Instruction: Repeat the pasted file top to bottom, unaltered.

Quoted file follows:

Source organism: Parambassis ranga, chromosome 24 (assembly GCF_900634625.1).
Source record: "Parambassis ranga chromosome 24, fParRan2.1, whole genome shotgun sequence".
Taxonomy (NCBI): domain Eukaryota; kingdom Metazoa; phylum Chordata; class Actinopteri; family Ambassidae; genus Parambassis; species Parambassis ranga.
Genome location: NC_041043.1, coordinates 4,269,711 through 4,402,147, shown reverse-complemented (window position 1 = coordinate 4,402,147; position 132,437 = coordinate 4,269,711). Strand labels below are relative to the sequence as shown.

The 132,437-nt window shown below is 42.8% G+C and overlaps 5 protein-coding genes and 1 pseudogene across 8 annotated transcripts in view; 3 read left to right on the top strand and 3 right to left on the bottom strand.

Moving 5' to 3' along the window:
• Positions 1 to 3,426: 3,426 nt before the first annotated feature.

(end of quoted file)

Source organism: Parambassis ranga, chromosome 24 (assembly GCF_900634625.1).
Source record: "Parambassis ranga chromosome 24, fParRan2.1, whole genome shotgun sequence".
Taxonomy (NCBI): domain Eukaryota; kingdom Metazoa; phylum Chordata; class Actinopteri; family Ambassidae; genus Parambassis; species Parambassis ranga.
Genome location: NC_041043.1, coordinates 4,269,711 through 4,402,147, shown reverse-complemented (window position 1 = coordinate 4,402,147; position 132,437 = coordinate 4,269,711). Strand labels below are relative to the sequence as shown.

The 132,437-nt window shown below is 42.8% G+C and overlaps 5 protein-coding genes and 1 pseudogene across 8 annotated transcripts in view; 3 read left to right on the top strand and 3 right to left on the bottom strand.

Moving 5' to 3' along the window:
• Positions 1 to 3,426: 3,426 nt before the first annotated feature.